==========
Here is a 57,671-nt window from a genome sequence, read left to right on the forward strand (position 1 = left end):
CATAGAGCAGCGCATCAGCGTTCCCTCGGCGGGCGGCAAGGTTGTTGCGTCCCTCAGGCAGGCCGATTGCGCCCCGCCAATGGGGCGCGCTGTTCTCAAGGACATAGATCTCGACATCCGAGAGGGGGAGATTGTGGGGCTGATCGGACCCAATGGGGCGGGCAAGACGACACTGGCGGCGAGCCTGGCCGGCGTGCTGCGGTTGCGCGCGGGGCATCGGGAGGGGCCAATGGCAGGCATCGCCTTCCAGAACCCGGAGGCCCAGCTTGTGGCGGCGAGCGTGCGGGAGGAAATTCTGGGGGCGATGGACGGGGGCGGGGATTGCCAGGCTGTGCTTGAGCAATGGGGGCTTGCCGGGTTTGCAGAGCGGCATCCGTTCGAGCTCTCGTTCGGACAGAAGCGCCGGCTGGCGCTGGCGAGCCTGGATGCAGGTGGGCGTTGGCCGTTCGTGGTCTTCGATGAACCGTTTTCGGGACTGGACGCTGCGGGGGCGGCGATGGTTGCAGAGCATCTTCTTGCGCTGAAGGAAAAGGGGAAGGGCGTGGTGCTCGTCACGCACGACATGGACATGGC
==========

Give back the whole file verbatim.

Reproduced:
Here is a 57,671-nt window from a genome sequence, read left to right on the forward strand (position 1 = left end):
CATAGAGCAGCGCATCAGCGTTCCCTCGGCGGGCGGCAAGGTTGTTGCGTCCCTCAGGCAGGCCGATTGCGCCCCGCCAATGGGGCGCGCTGTTCTCAAGGACATAGATCTCGACATCCGAGAGGGGGAGATTGTGGGGCTGATCGGACCCAATGGGGCGGGCAAGACGACACTGGCGGCGAGCCTGGCCGGCGTGCTGCGGTTGCGCGCGGGGCATCGGGAGGGGCCAATGGCAGGCATCGCCTTCCAGAACCCGGAGGCCCAGCTTGTGGCGGCGAGCGTGCGGGAGGAAATTCTGGGGGCGATGGACGGGGGCGGGGATTGCCAGGCTGTGCTTGAGCAATGGGGGCTTGCCGGGTTTGCAGAGCGGCATCCGTTCGAGCTCTCGTTCGGACAGAAGCGCCGGCTGGCGCTGGCGAGCCTGGATGCAGGTGGGCGTTGGCCGTTCGTGGTCTTCGATGAACCGTTTTCGGGACTGGACGCTGCGGGGGCGGCGATGGTTGCAGAGCATCTTCTTGCGCTGAAGGAAAAGGGGAAGGGCGTGGTGCTCGTCACGCACGACATGGACATGGC